iOS 8 Health Apple Watch incosistent readings

In addition to fixing performance issues and a number of problems related to the accuracy of fitness tracking, the first software update for the Apple Watch seem to have introduced an unintended bug.

The affected owners have flocked to Apple Support Communities and MacRumors’ forums to report that the device is now capturing their heart rate readings less frequently than before after updating to Watch OS 1.0.1.

Apple says the device’s heart rate sensor should capture heart rates every ten minutes throughout the day — even more frequently during workouts — but there are now noticeably larger gaps of time between data, some as long as an hour or more.

I was able to confirm this myself.

As evidenced by the screenshot above, I fired up the iOS 8 Health app on my iPhone, tapped the heart rate panel on the dashboard and then tapped Show All Data to browse the recorded heart rate readings. Or, you can go to the Health app’s Data tab and then navigate to Vitals > Heart Rate > Show All Data.

As you can see for yourself, my Apple Watch has been taking heart rate readings far less frequently than before, in most cases every hour or so, and in some instances even longer.

Checking our the heart rate Glance on my Apple Watch has confirmed my suspicion that the device’s heart rate monitor captures data less consistently than before.

Incosistent readings Apple Watch screenshot

Worse, I’ve noticed that the device wouldn’t increase the frequency of hear rate readouts when I’m far more active during cycling, running and other workouts.

It’s important to note that this shouldn’t pose a major problem for most Apple Watch owners. However, folks who rely on the Apple Watch as their all-round fitness tracker should be concerned about this behavior as it leads to far more sporadic heart rate readings than expected.

We’ve reached out to Apple and will report if we hear back from them.

Apple Watch heart rate monitor teaser 001

To check out if you have the latest version of the Apple Watch operating system, fire up the Apple Watch companion app on your iPhone and navigate to General > About. Under the Version section, you should see “1.0.1” if you’re running Watch OS 1.0.1.

How’s your heart rate monitor behaving after updating to Watch OS 1.0.1?

Source: MacRumors forums, Apple Support Communities via The Verge and everythingiCafe

  • Flabalanche

    To me 1.0.1 is running worse than 1.0. My watch lags more and it also becomes unresponsive.

    • Rowan09

      It definitely does take it less frequently. I don’t have any lag issues with the update yet. The first update for any IOS device usually has a lot of bugs.

      • mp

        Rowan, it’s getting to a point that a near trillion dollar company should not have many if at all bugs on any update. They want to boast sales records, share prices, percentage of users on the latest o/s be my guest. How about Apple boasting that they’ve provided an update that has no bugs and is only a continuing improvement. Then they can sprout the other stuff. Then they can justify being worth a trillion dollars and then they shouldn’t have to rely on the good folk such as yourself making excuses for them. This is not directed at you, however through observation and curious questioning, some people excuse these ‘bugs’ out of embarrassment and feel somewhat conned. It’s unacceptable and as long as it’s passively tolerated, their impetus to offer a bug free update just won’t.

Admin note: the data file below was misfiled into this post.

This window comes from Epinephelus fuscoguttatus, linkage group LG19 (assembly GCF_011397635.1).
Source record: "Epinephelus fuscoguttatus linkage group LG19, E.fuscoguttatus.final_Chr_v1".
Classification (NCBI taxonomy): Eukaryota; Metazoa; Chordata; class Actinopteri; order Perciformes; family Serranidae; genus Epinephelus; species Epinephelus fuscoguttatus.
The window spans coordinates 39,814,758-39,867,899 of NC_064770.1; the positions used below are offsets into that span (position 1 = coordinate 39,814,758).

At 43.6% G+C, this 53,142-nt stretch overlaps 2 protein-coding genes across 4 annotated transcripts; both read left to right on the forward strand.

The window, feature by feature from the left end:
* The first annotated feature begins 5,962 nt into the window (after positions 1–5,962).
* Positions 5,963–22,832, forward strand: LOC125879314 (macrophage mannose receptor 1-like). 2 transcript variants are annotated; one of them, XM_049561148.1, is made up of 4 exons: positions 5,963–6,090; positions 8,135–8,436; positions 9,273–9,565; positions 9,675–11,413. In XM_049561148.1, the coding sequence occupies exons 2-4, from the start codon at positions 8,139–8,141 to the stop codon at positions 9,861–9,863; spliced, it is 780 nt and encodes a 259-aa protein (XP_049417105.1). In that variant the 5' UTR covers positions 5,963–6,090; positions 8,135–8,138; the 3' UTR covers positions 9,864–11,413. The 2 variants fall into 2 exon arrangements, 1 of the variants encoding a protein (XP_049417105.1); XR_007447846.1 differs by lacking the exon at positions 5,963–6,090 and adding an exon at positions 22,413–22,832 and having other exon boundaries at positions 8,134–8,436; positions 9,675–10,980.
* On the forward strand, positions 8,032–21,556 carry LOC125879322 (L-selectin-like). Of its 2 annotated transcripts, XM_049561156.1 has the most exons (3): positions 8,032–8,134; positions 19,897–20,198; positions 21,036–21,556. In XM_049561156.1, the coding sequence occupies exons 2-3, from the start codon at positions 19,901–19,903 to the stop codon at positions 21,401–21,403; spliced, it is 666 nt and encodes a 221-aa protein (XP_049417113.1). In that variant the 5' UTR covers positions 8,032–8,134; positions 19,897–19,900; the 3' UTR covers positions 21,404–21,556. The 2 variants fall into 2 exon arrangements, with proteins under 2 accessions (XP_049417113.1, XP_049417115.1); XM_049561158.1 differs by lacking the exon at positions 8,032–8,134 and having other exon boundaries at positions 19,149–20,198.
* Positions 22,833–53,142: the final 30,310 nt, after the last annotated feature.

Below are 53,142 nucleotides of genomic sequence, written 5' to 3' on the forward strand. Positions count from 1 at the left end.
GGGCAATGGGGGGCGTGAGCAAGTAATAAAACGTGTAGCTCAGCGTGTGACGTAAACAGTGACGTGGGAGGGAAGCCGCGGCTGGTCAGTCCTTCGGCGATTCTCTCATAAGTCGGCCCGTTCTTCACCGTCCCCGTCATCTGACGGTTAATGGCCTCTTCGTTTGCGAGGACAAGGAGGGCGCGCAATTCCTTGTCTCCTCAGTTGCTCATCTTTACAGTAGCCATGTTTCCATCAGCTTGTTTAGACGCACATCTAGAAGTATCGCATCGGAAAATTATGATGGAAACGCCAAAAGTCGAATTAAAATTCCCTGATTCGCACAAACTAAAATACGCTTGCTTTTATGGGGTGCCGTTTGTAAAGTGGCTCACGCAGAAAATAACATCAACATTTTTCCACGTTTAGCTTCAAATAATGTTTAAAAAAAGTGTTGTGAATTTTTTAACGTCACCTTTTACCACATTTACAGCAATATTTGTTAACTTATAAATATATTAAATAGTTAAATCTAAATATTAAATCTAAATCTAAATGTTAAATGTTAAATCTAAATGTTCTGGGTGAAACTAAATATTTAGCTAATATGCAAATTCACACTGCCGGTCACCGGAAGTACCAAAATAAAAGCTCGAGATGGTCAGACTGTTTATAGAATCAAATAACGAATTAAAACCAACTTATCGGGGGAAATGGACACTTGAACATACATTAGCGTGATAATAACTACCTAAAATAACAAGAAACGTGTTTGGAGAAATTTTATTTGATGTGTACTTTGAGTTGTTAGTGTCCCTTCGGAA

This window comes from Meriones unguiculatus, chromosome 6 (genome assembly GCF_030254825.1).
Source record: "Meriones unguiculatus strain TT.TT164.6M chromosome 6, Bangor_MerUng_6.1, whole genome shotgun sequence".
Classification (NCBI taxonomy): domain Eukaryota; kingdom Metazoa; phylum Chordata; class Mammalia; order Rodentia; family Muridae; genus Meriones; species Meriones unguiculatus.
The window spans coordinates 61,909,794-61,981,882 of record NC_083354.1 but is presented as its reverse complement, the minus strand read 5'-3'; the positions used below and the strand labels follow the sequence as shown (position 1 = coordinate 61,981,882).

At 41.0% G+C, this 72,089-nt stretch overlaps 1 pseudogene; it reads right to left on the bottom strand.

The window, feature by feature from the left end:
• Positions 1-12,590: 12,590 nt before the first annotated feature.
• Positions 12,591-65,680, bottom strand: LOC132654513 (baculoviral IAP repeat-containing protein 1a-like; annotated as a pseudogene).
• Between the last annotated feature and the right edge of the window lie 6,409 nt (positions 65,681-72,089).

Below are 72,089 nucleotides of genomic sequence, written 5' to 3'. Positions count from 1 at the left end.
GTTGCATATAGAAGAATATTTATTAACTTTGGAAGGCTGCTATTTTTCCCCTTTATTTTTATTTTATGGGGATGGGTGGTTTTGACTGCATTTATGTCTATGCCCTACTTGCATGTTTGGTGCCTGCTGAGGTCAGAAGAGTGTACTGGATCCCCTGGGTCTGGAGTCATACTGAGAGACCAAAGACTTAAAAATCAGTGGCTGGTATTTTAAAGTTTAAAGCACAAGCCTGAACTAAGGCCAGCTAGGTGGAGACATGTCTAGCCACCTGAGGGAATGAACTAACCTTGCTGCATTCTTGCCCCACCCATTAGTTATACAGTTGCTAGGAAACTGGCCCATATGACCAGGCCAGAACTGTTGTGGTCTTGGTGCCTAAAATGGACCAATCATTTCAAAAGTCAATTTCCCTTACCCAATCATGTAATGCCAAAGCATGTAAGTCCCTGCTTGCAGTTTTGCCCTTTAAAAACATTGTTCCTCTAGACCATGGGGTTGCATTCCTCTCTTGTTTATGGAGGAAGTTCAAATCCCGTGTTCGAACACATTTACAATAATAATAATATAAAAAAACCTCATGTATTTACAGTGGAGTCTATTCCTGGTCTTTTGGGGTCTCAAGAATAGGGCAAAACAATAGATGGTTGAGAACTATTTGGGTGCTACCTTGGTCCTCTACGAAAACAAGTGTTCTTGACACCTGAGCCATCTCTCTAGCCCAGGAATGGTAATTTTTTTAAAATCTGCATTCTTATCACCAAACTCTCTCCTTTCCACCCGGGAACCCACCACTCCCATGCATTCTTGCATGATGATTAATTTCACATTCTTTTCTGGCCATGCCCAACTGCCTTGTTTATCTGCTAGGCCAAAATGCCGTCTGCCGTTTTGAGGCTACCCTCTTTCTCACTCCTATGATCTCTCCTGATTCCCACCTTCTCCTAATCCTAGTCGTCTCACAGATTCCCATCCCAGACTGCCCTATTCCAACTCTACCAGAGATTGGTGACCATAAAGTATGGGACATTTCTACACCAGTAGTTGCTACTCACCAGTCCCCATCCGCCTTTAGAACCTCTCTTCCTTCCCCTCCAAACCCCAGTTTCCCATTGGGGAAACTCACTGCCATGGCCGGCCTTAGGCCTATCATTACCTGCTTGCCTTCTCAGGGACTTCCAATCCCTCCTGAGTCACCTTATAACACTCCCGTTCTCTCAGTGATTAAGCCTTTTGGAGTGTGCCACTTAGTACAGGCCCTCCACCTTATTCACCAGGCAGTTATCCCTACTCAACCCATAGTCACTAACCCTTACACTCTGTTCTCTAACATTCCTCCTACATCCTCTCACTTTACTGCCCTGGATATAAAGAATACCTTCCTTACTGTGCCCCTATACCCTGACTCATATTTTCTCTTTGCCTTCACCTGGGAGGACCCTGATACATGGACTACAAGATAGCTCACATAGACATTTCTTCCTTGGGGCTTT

• Brandon

        there will always be bugs in software.

      • Rowan09

        No company is perfect and people will always miss things especially since they are releasing software on a schedule. There’s a reason people always update their code, etc because of new ideas, bugs, etc. I’m not making excuses for them it’s just the nature of the game, if you actually did some coding it would make more sense to why people forget something or make mistakes. These big companies put a lot of pressure on people to release products, updates, etc and that’s one of the issues.

      • mp

        Given the volume of bugs that have been introduced and/or serioys effects caused, take ios8.1 etc with the wifi issues, followed by another update etc. It is unacceptable to have these sorts of bugs or errors whatever you want to call them. If the motoring industry can bring down recalls and ‘lemons’ built so can the pc industry. Cars were notorious for breakdowns etc. As a kid you regularly saw a car broken down and/or needed to be towed. Today given population increases and more car manufacturers, do you see an increase in vehicke breakdowns in todays cars? Their reluability has gone through the roof, can we say the same for operating systems?

      • mp

        Rowan, on reflection you’re probably correct. I think about all the times I read, “impossible, nothing is impossible” and have to come to the conclusion this is a paradox.